Sarath Naru, managing partner at Ventureast, one of India’s oldest venture capital (VC) firms, has pioneered several firsts in the Indian VC industry. His latest bet: India’s first micro-equity fund to provide equity-like financing to small neighbourhood businesses
On a balmy Bengaluru evening, Sarath Naru told me, “I think India is going to do well and I am betting on Dhoni to bat well.” This was a day ahead of the historic India versus Pakistan ICC World Cup 2011 semi-final in Mohali. As managing partner at Ventureast, Naru bets on people for a living. In spite of Dhoni’s shoddy performances with the bat till then, Naru was betting on the Indian captain to come good when it counted the most. And he was proven right as a few days later, as is well known, India lifted the World Cup courtesy Dhoni’s gritty performance with the bat in the finals.
Perhaps, it was his gut which drove Naru to bet on Dhoni when the world at large was skeptical. Again, an astute observer would suggest that Naru brings this gut to the business table; while picking out entrepreneurs and backing them with his money. Typically, he ensures that this gut is backed up by a thorough analysis and reading of a potential investment.
Take for instance the time he invested in Jairaj Kumar’s Ocean Sparkle, a port management services company, in 1997. The company’s role in the port-management sector was in line with Naru’s analysis that the need for services in the infrastructure sector was going to boom in the late 1990s and early 2000s. Naru went ahead and invested US $0.58 million into Ocean Sparkle for a 22 per cent stake. Over the next few years, Ventureast made multiple rounds of investment into the company and eventually exited the bulk of its investment in 2007 by selling its stake to India Equity Partners, a private equity firm. Naru says it is among Ventureast’s best investments till date and the fund touched an exit multiple of 43x on its investment.
Since founding the firm in 1997, Naru has made a mark for himself as a venture-style fund manager by betting on over fifty such entrepreneurs. He currently manages over US $300 million in funds and has invested in companies across sectors including technology, clean technology, biotechnology, healthcare and life sciences.
Naru and his team not only urge the companies they invest in to innovate, but also believe in innovating and differentiating in their own investment strategies. And the BYST Growth Fund, a micro-equity fund, is one such innovation. (The fund was created in partnership with Bharatiya Yuva Shakti Trust, an NGO with a countrywide mentor network that gives out loans to micro entrepreneurs). In 2008, Ventureast started managing the micro-equity fund that would invest in small, neighbourhood businesses typically started by disadvantaged entrepreneurs.
Through this story, we bring to you the inside workings of the venture-style fund manager, the thought process behind managing the BYST Growth Fund and why Naru is willing to bet on early-stage entrepreneurs and help them get to the next level of growth.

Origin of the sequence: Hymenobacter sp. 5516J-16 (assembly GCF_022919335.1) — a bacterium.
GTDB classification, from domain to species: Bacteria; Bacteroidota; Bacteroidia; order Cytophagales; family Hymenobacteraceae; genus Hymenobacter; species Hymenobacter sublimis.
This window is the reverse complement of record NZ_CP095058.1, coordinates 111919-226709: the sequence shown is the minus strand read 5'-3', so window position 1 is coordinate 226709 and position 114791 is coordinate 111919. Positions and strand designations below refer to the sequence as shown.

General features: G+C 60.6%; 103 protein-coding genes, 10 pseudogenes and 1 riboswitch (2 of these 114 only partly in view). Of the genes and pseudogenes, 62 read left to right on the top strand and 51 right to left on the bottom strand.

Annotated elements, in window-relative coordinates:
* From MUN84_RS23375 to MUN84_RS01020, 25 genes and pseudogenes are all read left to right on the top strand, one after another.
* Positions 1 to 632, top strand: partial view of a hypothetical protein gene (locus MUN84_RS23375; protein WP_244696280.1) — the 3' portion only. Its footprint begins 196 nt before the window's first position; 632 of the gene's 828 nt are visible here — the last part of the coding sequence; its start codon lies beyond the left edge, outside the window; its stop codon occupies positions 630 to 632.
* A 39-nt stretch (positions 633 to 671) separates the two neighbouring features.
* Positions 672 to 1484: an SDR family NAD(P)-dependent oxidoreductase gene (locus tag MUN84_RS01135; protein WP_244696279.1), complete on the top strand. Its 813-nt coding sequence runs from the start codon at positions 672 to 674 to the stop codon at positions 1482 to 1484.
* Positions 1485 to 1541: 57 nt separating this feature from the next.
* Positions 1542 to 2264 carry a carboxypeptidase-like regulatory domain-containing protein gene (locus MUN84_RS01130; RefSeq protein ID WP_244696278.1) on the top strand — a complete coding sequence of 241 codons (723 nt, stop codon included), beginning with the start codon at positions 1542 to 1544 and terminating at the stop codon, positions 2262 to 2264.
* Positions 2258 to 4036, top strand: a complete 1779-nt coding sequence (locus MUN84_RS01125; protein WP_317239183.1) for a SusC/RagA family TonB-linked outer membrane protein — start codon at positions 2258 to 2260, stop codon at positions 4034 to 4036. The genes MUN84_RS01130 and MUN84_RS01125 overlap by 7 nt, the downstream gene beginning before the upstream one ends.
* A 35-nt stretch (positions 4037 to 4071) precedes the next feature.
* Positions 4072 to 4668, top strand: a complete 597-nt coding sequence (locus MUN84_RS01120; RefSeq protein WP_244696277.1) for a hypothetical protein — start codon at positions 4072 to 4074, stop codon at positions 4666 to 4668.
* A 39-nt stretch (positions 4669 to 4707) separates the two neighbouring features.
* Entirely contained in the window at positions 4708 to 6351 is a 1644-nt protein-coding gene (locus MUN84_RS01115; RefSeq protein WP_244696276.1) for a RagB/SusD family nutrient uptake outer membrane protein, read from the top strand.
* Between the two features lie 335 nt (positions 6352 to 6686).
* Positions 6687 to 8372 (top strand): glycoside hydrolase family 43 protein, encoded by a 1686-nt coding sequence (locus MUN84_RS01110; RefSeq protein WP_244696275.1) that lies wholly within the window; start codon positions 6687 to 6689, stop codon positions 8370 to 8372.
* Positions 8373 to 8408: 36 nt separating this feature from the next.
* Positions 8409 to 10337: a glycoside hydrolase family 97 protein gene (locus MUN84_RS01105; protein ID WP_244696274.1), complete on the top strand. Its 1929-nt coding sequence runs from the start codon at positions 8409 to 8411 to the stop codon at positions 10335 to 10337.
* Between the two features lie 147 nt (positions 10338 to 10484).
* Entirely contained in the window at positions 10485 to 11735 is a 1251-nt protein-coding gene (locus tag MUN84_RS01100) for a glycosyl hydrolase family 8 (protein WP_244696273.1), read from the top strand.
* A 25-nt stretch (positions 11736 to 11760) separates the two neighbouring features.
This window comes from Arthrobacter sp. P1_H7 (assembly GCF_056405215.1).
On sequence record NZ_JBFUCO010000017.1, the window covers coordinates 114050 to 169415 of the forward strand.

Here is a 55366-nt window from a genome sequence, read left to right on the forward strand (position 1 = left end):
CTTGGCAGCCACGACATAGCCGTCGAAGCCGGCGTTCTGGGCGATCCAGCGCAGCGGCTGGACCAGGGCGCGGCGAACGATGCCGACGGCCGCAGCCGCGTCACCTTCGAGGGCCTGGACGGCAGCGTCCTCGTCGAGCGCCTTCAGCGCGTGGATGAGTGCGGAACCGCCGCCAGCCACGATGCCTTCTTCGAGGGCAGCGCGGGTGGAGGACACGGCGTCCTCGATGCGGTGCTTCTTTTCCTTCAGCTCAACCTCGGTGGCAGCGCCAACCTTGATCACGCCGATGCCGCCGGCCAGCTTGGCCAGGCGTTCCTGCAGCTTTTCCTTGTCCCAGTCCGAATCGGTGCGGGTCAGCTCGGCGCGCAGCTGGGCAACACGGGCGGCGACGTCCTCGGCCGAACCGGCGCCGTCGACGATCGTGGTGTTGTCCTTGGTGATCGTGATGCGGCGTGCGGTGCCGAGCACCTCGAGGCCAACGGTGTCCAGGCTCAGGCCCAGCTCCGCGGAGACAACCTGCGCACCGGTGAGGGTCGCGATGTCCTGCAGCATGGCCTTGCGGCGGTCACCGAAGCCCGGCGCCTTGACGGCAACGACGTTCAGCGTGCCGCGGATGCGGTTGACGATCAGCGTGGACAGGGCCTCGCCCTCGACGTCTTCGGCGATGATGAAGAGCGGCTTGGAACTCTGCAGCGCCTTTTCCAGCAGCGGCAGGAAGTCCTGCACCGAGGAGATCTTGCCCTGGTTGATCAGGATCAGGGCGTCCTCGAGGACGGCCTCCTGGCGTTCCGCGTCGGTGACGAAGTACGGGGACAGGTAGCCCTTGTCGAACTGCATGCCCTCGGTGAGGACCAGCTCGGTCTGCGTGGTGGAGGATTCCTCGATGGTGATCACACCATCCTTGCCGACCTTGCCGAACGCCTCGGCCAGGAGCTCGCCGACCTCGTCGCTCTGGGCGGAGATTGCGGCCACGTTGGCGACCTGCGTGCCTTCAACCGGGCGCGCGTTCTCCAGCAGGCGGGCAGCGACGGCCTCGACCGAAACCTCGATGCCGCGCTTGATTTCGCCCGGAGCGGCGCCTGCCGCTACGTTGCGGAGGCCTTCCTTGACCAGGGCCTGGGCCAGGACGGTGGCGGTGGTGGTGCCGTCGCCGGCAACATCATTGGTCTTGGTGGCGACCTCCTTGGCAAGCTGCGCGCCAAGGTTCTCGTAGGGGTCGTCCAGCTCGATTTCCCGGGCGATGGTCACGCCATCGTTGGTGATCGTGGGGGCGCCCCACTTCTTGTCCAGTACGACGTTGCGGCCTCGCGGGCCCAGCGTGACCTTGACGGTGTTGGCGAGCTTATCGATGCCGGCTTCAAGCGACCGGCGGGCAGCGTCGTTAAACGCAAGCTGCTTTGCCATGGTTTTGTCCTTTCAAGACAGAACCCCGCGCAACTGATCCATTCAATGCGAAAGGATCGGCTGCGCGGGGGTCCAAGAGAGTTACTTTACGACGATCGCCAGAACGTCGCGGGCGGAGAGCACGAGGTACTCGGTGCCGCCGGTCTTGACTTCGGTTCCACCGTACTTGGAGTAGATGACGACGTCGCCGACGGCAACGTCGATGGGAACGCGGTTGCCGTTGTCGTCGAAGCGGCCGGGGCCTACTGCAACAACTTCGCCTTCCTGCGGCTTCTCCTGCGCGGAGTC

“We exhort our entrepreneurs to innovate, to take risks, so as fund managers we’re constantly asking ourselves – how do we innovate and differentiate at Ventureast?”
Since being founded as APIDC Venture Capital in the year 1997 (later renamed Ventureast), when the VC arm of the Andhra Pradesh (AP) State Government was privatised, Naru and his team have been a key component of the Indian VC industry. When the AP government invited bids to privatise the VC arm, Naru had put together a team of professionals to start a VC firm in India. They won the bid competing against the likes of Mahindra Group and CRISIL. Naru says, “I think we won the bid because the most successful VC firms around the world were run by owner-managers rather than by corporate houses or bureaucrats.” The AP government liked their pitch and the background of the team members, but the government was not convinced about the fund-raising capabilities of the founders. They let Naru’s team buy a 51 per cent stake in APIDC on a conditional basis: it had to raise US $3 million within nine months to prove that it could raise money. “We raised the money in about four months from SIDBI and some non-residential Indians in the U.S.,” says Naru.
Since then, Ventureast has silently delivered value to its limited partners. It has also invested in unchartered territory and managed to implement several firsts in the Indian VC space. To name a few, it started India’s first biotech-focused fund (Biotechnology Venture Fund), the first seed-stage fund in partnership with an academic institution (Ventureast Tenet Fund-I in partnership with Indian Institute of Technology-Madras) and the Ventureast Proactive Fund largely focused on rural technology companies. As far as investments went, the company took its chances and several of those paid off. It invested in a semiconductor company, Moschip Semiconductor Technology Ltd., which eventually became the first listed semiconductor company in the Indian stock markets (it was listed in the year 2000 providing a return of 4x to its investors). In addition, Ventureast invested in India’s first drug discovery company that eventually listed in the Swiss stock exchange. Naru explains, “The advantage of getting into a sector before it becomes obvious to others is that you become some sort of an expert in that industry. The flip side, of course, is that it is riskier.”